Tuesday, March 14, 2017

The Bethany Bullet - Week of March 12, 2017

Sermon: “Immeasurably More”

Our Text (from Sunday morning) comes from Paul’s letter to the Ephesians the third chapter verses 20 & 21. 

20 Now to him who is able to do immeasurably more than all we ask or imagine, according to his power that is at work within us, 21 to him be glory in the church and in Christ Jesus throughout all generations, for ever and ever! Amen.

A survey was recently conducted among people who earned salaries of six figures or more. The question put to them was: “How much do you really need in order to feel secure…to feel that you have enough?” And their answer to that question was, overwhelmingly, some variation of these words: “Just a little bit more.”

Please note that the question was put to people who earned salaries of six figures or more. Their response is very revealing.

It shows us how most in our culture perceive the source of security in this life. It reveals that, for so many, their god is the money they have…or the money they wish they had.

In Paul’s letter to the Ephesians he speaks of the “immeasurably more” that God desires us to receive, to accomplish His purposes in our lives, and in the life of our congregation. 

Just what is that “more” we are invited to believe God wants to bring?

First, let’s remember some great examples from Scripture.
  • Abraham prayed for more mercy for Sodom and Gomorrah – Genesis 18:16-33
  • Joshua prayed for more daylight to win his battle with the Amorites, and the sun stood still – Joshua 10:12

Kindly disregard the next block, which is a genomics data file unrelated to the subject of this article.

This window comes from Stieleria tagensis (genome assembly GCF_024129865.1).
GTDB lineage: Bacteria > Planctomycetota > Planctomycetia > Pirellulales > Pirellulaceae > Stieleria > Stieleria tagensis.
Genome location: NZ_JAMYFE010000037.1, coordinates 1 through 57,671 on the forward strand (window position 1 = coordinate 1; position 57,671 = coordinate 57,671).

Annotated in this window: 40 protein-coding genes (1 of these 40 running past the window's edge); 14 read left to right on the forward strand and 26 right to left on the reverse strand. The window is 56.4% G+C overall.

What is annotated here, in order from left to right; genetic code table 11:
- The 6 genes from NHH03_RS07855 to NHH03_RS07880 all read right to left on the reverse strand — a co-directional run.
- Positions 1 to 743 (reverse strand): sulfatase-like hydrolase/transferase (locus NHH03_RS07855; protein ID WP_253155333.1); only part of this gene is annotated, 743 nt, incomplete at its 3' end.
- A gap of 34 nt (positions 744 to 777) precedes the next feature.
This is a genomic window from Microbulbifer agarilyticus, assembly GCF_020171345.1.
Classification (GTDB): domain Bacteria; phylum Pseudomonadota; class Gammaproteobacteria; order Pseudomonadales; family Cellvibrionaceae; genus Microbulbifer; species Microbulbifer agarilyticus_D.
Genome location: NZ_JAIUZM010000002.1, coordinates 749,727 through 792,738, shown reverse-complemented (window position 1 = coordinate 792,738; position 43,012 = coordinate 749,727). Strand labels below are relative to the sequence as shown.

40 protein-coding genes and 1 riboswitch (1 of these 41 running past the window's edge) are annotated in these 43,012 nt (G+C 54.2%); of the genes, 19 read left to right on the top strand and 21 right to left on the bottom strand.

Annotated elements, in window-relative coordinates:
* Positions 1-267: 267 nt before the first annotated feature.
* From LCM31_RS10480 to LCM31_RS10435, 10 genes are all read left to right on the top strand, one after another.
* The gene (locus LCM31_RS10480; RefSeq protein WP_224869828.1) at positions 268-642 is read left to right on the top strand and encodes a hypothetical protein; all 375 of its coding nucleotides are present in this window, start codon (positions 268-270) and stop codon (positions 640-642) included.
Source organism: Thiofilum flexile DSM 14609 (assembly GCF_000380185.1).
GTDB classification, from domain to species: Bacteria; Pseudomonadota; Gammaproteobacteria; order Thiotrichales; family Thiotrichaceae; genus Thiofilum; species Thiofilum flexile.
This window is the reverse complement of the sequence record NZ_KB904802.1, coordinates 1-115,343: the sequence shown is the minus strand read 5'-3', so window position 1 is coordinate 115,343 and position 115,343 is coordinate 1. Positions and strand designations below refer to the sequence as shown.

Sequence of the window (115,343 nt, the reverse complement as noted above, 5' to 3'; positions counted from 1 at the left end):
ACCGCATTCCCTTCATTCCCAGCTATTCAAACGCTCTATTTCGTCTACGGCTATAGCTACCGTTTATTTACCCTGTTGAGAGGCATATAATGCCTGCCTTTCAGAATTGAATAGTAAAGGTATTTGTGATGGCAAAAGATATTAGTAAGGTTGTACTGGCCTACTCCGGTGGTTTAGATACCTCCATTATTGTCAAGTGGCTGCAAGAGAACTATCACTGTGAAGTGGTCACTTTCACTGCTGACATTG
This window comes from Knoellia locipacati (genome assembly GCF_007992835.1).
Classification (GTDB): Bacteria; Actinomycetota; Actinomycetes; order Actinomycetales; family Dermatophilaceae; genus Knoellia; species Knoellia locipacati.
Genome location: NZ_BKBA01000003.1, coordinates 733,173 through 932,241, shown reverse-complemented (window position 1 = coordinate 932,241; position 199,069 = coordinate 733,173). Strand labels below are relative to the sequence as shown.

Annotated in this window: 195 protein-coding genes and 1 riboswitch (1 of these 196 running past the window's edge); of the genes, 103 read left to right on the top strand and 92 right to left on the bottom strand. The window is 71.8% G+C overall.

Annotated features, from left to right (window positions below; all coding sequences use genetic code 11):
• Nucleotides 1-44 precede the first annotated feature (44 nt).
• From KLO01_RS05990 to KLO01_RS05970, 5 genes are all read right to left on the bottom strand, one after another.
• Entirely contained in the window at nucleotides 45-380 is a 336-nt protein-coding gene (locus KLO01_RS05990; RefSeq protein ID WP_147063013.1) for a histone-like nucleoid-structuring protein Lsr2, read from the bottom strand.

• Solomon prayed for more wisdom – 1 Kings 3:1-15
  • A man with a sick child prayed to Jesus for more faith, and the life of his son was restored – Mark 9:24
  • Jesus prayed for deliverance, and received strength for his ordeal – Matthew 26:36-56

What kind of “more” does God desire us to ask for, and receive?
Whatever it might be, it is not a number in a bank account but I’m convinced it’s something that draws us closer to Him, something that causes us to treasure our salvation, and to seek to serve others in a more powerful, compelling way.

Our God wants us to have more; more of what Paul says right before our text in Ephesians , “. . . this love that surpasses knowledge – that you may be filled to the measure of all the fullness of God.” Eph. 3:19

The love that was expressed so beautifully, so tragically, at the cross, where the One who prayed that the “cup be taken from me” willingly drank it fully for us, so that by His death on our behalf, we might be sitting here with a destiny of hope, and a vision of what is possible if we grow as disciples of our Lord Jesus.

During the past few months, you’ve been hearing a great deal about the Renaissance campaign. 

We’ve been growing in awareness of what we believe the Lord desires to do through us, and why it’s the best for the future ministry here at Bethany.

That God may work a Renaissance first and foremost in the hearts of His people here in this place and also in the physical spaces here on our campus so that many more may come to faith in Him. 

This “more” we’re talking about: it’s not something that we have the power to do by ourselves. It’s not something that we are going to do because we’ve voted for it, and thus it’s the right thing to do.  This more is really not about a number in an account.

It’s something that God wants to do with us. To us. Through us. It is something that He sees, and we as His disciples say, “Amen” to what Paul said, “Now to him who is able to do immeasurably more than all we ask or imagine. . .”